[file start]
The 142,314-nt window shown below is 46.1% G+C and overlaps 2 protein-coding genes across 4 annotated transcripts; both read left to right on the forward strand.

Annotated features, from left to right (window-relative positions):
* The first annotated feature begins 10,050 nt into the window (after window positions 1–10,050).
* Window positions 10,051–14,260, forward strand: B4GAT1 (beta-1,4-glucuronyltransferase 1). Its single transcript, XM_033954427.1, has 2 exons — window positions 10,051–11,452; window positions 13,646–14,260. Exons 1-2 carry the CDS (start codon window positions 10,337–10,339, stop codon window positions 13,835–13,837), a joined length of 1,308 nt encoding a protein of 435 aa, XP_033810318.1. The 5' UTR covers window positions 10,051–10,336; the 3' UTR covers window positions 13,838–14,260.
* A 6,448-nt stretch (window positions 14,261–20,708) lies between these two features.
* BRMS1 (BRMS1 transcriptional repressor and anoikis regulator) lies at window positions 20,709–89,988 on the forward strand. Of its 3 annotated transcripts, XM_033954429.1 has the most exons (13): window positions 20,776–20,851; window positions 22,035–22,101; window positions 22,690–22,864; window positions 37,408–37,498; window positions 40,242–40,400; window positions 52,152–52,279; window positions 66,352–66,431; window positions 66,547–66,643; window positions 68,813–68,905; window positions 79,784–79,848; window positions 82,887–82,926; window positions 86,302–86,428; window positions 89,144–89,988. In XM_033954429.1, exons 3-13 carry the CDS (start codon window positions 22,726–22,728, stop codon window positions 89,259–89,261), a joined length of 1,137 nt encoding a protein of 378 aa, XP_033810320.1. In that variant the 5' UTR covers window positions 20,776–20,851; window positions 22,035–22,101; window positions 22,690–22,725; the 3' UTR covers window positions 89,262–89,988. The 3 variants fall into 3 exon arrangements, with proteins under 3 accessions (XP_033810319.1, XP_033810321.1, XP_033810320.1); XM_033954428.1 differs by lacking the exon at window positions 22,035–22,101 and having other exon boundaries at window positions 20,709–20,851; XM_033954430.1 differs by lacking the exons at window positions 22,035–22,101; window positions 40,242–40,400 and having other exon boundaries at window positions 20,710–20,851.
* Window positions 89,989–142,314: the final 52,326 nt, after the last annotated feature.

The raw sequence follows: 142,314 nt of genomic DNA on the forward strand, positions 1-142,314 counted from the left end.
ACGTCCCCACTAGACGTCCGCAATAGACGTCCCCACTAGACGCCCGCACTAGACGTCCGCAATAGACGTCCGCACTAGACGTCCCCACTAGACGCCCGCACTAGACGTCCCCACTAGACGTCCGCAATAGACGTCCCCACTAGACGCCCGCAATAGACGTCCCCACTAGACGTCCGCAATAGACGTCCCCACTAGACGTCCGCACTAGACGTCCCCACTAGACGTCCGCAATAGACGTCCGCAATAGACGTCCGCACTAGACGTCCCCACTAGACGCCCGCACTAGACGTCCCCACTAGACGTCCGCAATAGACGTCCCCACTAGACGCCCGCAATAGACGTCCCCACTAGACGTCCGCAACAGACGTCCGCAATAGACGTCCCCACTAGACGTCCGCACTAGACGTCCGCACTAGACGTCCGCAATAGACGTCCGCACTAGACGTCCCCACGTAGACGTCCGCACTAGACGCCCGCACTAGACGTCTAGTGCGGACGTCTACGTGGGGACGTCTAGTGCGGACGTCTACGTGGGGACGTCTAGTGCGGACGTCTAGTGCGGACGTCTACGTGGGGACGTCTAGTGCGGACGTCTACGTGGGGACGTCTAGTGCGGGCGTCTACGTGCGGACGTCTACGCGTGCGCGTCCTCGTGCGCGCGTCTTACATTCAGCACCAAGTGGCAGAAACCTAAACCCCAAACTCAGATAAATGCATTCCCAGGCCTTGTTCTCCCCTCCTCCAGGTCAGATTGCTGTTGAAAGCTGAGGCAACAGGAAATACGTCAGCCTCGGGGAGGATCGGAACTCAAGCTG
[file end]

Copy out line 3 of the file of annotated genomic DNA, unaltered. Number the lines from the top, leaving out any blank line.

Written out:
* The first annotated feature begins 10,050 nt into the window (after window positions 1–10,050).